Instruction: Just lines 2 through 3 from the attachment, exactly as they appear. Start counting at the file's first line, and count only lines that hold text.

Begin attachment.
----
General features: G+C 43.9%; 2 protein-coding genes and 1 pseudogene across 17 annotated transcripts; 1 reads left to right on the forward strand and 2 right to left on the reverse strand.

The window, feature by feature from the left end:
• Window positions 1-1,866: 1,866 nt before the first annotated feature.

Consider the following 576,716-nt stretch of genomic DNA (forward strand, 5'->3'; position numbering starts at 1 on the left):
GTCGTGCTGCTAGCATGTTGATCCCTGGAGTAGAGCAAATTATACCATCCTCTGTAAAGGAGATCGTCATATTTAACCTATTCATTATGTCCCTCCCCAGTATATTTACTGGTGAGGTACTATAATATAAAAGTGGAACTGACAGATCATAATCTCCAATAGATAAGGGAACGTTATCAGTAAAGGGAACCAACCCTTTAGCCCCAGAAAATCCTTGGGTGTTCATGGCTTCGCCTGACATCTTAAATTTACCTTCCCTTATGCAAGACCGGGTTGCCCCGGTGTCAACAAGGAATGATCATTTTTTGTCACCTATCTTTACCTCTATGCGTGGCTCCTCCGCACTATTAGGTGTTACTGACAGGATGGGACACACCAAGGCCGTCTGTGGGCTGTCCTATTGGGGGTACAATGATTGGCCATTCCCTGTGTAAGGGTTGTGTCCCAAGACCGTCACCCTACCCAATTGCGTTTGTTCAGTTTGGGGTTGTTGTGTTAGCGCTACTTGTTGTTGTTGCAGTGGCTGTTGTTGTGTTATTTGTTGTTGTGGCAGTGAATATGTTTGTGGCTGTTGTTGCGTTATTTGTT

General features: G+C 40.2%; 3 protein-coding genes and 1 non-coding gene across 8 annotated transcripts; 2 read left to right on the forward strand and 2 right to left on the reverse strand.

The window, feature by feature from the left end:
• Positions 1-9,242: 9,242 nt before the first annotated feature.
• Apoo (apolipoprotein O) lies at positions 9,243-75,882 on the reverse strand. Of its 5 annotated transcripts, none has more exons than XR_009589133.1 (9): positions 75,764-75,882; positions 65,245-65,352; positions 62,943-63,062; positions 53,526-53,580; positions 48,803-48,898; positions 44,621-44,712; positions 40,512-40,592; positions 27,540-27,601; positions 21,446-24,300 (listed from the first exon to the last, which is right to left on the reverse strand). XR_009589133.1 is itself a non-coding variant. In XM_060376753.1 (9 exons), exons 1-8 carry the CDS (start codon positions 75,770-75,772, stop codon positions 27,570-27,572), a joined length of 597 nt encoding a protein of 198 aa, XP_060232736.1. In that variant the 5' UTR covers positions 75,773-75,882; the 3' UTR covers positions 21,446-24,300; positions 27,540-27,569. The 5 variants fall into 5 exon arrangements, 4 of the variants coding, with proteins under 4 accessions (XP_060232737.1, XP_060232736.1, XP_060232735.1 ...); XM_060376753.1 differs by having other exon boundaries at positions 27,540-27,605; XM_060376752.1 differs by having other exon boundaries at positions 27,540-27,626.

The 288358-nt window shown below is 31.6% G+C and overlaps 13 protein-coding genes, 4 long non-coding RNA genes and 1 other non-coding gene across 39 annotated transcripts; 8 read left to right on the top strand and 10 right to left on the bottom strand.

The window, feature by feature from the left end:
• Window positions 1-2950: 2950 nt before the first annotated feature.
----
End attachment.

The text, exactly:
The window, feature by feature from the left end:
• Window positions 1-1,866: 1,866 nt before the first annotated feature.